Bolivia crisis: Power vacuum follows Morales' resignation
Monday, November 11, 2019 - 12:00
Tension are high in Bolivia following the resignation of the president, Evo Morales, after weeks of protest over a disputed election.
Mr Morales stepped down after the head of the army publicly called on him to leave his post.
The deputy head of the Senate said she would take over as interim president until new elections were held.
Critics of Mr Morales celebrated his departure from office but there have also been incidents of looting.
On Monday, Mr Morales, Bolivia's first indigenous leader, struck a defiant note on Twitter, saying that he "would never abandon his Bolivian brothers and sisters".
Who's in charge?
That is not entirely clear at this point, adding to the volatile nature of the situation. The deputy leader of the Senate, Jeanine Áñez, said she would assume power as interim leader until elections were held.
Carlos Mesa, who came second in the election on 20 October, wants fresh elections as soon as possible (Copyright REUTERS)
Ms Áñez made the announcement after Vice-President Álvaro García, Senate leader Adriana Salvatierra and House of Deputies' leader Victor Borda had all resigned, leaving her next in line to take over power temporarily.
"I assume this challenge with the only objective to call new elections," she said. "This is simply a transitional phase."
The opposition politician said she would convene the legislative assembly later on Monday to be confirmed as interim president.
But with Mr Morales' party in control of both the Senate and the House of Deputies it is not clear if she will get the necessary backing from legislators.
Under Bolivia's constitution, whoever takes over as interim president has 90 days to call fresh elections.
The biggest criticism of Evo Morales was his lack of respect for Bolivia's democracy - accused of overstaying his welcome and refusing to step down.
But the fact that the military has called the shots on the president standing down does not do much for Bolivia's democracy either.
Now Evo Morales has gone, there is a power vacuum. Increasing numbers of his Mas party are resigning, and it feels like there is a need for retribution - for Evo Morales and his people to pay the price for the mistakes they made while in power.
His supporters have called this a coup - his detractors the end of tyranny. The priority now is to choose an interim leader, call new elections and bring a polarised Bolivia together or face yet more unrest and violence in the coming weeks.
How did Bolivia get here?
Mr Morales, who had been in power for almost 14 years, announced his resignation on Sunday in a televised address to the nation.
He said that he had taken the decision in order to stop fellow socialist leaders from being "harassed, persecuted and threatened", referring to weeks of protests which have seen his supporters and his opponents facing off in sometimes violent clashes.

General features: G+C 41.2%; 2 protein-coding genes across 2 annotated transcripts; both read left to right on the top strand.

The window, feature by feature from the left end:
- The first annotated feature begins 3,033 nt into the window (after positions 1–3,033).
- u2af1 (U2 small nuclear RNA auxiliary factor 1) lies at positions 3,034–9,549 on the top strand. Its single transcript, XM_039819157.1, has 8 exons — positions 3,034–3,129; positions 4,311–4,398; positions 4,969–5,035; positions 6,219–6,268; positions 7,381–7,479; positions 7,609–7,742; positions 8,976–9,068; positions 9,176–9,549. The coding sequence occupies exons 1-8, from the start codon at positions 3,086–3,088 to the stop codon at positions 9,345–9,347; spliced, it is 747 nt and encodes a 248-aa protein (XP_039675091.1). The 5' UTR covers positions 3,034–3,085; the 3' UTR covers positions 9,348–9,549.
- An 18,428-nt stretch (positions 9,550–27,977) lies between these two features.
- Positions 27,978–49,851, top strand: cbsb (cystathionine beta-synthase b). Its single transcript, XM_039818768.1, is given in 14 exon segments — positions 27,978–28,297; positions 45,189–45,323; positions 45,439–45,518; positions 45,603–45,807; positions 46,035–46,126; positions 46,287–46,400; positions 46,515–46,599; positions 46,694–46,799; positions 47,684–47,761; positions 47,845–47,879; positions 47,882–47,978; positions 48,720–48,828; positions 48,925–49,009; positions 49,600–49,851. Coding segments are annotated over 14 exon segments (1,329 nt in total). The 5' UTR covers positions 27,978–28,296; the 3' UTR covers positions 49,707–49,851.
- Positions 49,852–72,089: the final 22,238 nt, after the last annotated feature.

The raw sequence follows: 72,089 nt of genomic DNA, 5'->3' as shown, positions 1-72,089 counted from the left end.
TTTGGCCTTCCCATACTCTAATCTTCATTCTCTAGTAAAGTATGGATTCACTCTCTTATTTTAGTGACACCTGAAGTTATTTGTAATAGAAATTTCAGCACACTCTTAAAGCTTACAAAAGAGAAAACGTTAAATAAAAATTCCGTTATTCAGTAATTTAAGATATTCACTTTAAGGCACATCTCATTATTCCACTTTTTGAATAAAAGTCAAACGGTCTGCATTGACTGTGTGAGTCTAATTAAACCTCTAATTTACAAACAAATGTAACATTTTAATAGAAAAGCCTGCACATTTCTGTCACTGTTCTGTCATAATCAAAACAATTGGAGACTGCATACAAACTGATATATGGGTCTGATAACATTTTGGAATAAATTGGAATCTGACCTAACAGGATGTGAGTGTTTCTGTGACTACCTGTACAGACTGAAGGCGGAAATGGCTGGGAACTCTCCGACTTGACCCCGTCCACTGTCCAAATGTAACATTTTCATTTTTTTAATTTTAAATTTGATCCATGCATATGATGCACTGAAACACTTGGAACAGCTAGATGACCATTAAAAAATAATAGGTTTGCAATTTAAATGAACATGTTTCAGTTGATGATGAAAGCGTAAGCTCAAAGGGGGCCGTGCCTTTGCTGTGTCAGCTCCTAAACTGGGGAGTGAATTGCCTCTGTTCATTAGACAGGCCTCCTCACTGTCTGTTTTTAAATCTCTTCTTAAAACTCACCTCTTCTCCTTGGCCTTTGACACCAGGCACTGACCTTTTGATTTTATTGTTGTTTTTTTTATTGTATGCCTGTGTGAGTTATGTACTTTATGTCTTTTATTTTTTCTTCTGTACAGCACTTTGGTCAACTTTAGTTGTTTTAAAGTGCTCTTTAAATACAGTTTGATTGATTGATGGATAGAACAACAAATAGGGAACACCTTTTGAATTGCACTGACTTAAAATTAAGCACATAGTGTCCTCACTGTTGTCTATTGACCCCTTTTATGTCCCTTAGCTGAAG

He described his removal from power as "a coup" while his opponents described it as a "victory of the people".
Reports say Mr Morales made the announcement of his resignation from El Chapare, a coca-growing rural area of Cochabamba and a bastion of support for him and his Mas party.
13 years, 9 monthsin power
38 yearsleading the coca growers' union
54%of the votes won in 2005 election
64%of the votes won in 2009 election
61%of votes won in 2014 election
Source: BBC Monitoring
What led to his resignation?
Pressure had been growing on Mr Morales since a presidential election on 20 October. Tensions first flared after the results count was inexplicably paused for 24 hours.
The final result gave Mr Morales slightly more than the 10% lead he needed to win outright, giving him a fourth consecutive term.
On Sunday, the Organization of American States (OAS), a regional body, announced that its audit of the election found "clear manipulation" and called for the result to be annulled.
In response, Mr Morales agreed to replace the electoral authorities and to hold fresh elections. But his main rival, Carlos Mesa - who came second in the vote - said Mr Morales should not stand in a new election.
But what really seemed to tip the balance was the intervention of the chief of the armed forces, General Williams Kaliman.
The general urged Mr Morales to step down in the interests of peace and stability.
A number of Mr Morales' close allies then announced their resignations, further heaping pressure on the president, triggering his resignation.
General Kaliman (centre bottom row) urged Mr Morales to step down (Copyright AFP)
What has been the reaction?
Opponents of Mr Morales took to the streets to celebrate, setting off fireworks and waving Bolivian flags.
One of Mr Morales' most vocal critics, Luis Fernando Camacho took to the streets of La Paz with a flag (Copyright REUTERS)
Police officers also joined in the celebrations in the opposition stronghold of Santa Cruz (Copyright AFP)
But there were also instances of looting and 15 buses were set alight in the main city, La Paz. The houses of opposition politicians as well as that of Mr Morales reportedly came under attack.
Both Mr Morales and Mr Mesa have called for an end to the violence.
Allies of Mr Morales echoed his description of events as a coup. The Russian foreign ministry released a statement saying that "the wave of violence unleashed by opposition didn't allow the presidential mandate of Evo Morales to be completed".
Socialist-led countries Nicaragua and Venezuela also expressed solidarity. Uruguay expressed its concern and Mexico said it would offer asylum to Mr Morales should he seek it. More than 20 officials and lawmakers from the governing party have sought refuge in the residence of the Mexican ambassador in La Paz.
Supporters of Mr Morales blockaded streets to show their discontent (Copyright REUTERS)
Story content and images courtesy BBC NEWS
Lead image caption: Opposition supporters celebrated the resignation of Mr Morales